Though some of the Great Old Ones defended their children for whatever reason, most of them fell upon even the least offensive creatures like divine wrath, slaughtering anything that could not flee, determined that nothing should challenge their supremacy. Like their parents before them, some of the second generation of terrestrial gods did make an attempt to stand together, for all the good it did them. Though they were obviously still maturing, they lacked the innate elasticity that their parents shared with the Elder Gods. Very few figured out how to transform as easily as those who fled the Earth.
This was finally what caused the Elder Gods to return from their self imposed exile.
Apparently the mass of protoplasm was not one entity after all, and as they withdrew from their quorum, they were in strong disagreement with one another. Some of them led by (A*zzzt**static hiss**zzzt*) and (Yo*gutteral burble*So*zzzt**static hiss**zzzt*), Azathoth and Yog Sothoth, immediately left for the stars, to find those who had escaped or simply abandoning the experiment. Her story teller did not give their motivations, only showing Glory the events as they unfolded. Others jumped into the fray in defense of their grandchildren, while a repulsive few preyed upon anything that moved Great Old Ones, the contentious grandchildren, and their own kind alike with such savagery that they put the Great Old Ones to shame. Chief among these was (*Whistle**pop*o *Static hiss*la)… Ubbo Sathla. Lovely, she thought, no wonder those children sent to Y’qaa never returned.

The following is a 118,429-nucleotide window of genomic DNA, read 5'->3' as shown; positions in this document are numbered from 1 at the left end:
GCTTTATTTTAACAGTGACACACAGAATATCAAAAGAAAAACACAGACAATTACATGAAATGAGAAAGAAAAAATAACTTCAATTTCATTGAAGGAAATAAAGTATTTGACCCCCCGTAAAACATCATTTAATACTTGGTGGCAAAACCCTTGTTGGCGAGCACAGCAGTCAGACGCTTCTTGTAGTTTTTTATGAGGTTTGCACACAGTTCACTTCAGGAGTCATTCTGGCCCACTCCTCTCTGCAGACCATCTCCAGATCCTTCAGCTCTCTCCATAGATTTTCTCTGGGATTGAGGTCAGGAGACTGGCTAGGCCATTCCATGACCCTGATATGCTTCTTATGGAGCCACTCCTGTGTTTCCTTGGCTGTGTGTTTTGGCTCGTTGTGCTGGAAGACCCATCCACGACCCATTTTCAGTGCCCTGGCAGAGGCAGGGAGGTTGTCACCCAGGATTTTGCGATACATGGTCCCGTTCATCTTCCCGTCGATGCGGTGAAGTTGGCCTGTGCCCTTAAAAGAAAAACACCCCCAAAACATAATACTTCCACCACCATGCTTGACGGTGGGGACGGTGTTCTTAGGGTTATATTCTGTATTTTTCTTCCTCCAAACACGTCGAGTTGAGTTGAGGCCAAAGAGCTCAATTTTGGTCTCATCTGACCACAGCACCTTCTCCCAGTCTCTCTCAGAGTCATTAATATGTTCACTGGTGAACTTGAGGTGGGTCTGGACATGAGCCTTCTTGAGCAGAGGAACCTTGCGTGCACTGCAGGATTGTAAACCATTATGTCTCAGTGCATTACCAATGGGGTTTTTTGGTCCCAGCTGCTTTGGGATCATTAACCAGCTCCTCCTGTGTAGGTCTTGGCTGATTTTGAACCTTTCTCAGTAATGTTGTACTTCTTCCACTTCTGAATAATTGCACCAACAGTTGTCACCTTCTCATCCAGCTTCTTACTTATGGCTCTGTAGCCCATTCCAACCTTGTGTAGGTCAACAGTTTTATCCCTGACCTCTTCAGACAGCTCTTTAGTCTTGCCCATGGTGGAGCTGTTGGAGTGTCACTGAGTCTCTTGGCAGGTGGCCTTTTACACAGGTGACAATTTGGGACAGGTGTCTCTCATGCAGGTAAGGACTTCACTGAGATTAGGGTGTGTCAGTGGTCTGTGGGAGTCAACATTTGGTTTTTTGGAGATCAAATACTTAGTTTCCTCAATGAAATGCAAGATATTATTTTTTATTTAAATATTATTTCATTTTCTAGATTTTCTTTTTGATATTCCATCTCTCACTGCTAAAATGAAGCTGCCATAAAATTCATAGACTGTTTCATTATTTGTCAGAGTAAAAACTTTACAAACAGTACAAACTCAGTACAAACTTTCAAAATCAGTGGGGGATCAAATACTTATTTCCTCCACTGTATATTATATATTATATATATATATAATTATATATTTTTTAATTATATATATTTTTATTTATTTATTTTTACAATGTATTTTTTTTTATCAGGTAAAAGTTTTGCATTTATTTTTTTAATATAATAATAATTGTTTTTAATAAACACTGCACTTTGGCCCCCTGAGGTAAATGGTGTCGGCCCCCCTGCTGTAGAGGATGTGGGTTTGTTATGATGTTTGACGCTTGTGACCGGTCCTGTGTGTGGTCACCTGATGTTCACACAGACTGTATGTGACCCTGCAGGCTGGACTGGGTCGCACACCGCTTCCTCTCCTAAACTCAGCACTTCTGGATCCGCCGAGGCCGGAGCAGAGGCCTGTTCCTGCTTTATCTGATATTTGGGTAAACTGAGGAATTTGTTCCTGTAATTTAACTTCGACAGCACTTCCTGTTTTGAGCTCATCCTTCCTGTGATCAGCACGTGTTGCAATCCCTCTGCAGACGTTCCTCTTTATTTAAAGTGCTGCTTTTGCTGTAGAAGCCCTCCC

The war raged on in terms that could only be measured by geology and star-death; it extended to the stars, drawing in other non-Earthly Elder Gods, new Great Old Ones from their worlds, and other Things which had evolved elsewhere. Eventually even some of the children who had escaped the purge returned, older and wiser and ready to enter the fray. There were horrific acts on both sides of the war, things that humanity would certainly have been considered war crimes. Minds and bodies were shattered and scattered, bits and pieces exiled to obscure dimensions… sometimes for as little as a difference of opinion.